propaganda

The Travelogue podcast from Condé Nast grapples with the question of whether tourism to North Korea is right or wrong.

An embattled anti-propaganda unit intended to combat Russian and Islamic State militant group (ISIS) misinformation is losing key staff even after Secretary of State Rex Tillerson began to fund the program at the urging of Congress. Nash Borges, chief technology officer at the anti-propaganda Global Engagement Center’s (GEC), left the unit last Friday according to Defense One, which obtained a copy of his final email to staff.

A senior U.S. commander in Afghanistan apologized Wednesday for propaganda leaflets that superimposed a key Islamic text on the image of a dog. The leaflets distributed by U.S. forces in Parwan province, north of Kabul, on Tuesday depicted a lion, representing the U.S.-led coalition, chasing a dog with a section of the Taliban’s banner, containing a passage from the Koran in Arabic, superimposed on its side.

Information campaigning in various forms is as old as politics itself, and nor is it the sole province of political bogeymen. Research shows that democracies are better than autocracies at influencing foreign public opinion, and businesses, politicians and states all use the mass media strategically for their information campaigns. The names we give a particular information campaign not only reflect our inferences about its aims; they can in fact amplify its power and advance its goals.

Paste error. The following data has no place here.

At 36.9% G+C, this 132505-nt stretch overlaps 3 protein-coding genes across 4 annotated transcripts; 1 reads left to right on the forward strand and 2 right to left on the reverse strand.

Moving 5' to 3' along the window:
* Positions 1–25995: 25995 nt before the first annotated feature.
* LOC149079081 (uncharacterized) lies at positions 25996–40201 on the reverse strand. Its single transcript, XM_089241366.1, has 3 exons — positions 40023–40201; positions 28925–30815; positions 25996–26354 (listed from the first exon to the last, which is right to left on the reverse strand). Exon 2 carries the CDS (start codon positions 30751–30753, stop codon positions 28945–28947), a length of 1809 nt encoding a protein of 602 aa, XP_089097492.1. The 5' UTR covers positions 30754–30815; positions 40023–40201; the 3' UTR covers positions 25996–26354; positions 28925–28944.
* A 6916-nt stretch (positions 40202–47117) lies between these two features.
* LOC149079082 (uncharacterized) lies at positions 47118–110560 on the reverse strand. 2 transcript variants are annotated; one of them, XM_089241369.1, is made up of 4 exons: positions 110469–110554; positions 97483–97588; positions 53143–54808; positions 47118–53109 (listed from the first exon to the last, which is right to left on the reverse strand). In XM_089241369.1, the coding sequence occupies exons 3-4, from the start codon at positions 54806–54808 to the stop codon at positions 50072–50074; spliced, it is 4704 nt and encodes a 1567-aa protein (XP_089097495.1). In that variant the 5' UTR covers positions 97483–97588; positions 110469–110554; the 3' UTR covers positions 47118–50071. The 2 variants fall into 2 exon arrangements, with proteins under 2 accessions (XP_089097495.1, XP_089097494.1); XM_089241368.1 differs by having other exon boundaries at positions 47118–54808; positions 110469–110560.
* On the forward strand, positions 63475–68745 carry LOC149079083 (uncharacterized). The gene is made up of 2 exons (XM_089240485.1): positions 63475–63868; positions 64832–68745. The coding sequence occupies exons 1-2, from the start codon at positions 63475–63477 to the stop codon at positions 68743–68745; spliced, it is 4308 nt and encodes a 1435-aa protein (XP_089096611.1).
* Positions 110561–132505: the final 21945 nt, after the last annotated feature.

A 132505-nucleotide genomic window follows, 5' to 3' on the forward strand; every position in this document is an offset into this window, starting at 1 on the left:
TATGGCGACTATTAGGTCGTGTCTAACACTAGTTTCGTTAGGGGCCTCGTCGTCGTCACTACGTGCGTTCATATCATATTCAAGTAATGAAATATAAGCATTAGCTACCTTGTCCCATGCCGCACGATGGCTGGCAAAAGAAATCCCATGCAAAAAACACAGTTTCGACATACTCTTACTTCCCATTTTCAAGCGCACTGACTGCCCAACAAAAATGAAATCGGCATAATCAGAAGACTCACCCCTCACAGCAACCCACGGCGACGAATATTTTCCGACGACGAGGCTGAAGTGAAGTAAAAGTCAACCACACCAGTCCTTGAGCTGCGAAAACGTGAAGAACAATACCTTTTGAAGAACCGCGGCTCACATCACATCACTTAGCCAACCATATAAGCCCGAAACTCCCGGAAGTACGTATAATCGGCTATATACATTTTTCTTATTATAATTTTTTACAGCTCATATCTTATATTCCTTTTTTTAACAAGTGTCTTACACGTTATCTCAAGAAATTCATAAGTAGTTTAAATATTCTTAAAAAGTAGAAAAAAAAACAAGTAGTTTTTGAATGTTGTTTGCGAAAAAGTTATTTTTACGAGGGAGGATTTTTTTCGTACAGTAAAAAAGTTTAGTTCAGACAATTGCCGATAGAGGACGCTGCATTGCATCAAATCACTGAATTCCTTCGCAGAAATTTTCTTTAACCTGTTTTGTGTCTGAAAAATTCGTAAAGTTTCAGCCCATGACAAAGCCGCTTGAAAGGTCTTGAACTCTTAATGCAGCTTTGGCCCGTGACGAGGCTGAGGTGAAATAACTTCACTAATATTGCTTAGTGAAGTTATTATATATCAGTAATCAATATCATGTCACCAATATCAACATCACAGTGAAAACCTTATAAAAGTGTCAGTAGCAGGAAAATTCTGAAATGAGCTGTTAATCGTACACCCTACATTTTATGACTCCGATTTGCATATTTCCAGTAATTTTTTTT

After coming under pressure from lawmakers, Secretary of State Rex Tillerson has taken steps toward spending tens of millions of dollars to counter propaganda by Islamist extremists and governments such as Russia. A State Department official confirmed on Thursday that Tillerson last week approved the use of about $60 million by the Global Engagement Center toward the anti-propaganda efforts.

The tragic condition of U.S. foreign policy ever since the Reagan administration is that public diplomacy has consistently occupied a tertiary status in the scale of national priorities. [...] It is OK to send messages like the Tillerson-Mattis one only if we reassure the North Korean people that we haven’t abandoned them. The Tillerson-Mattis message can thus serve a psychological disarmament purpose, at least to a limited degree. But we must have a parallel track of diplomacy — with the North Korean people. We must give them hope.

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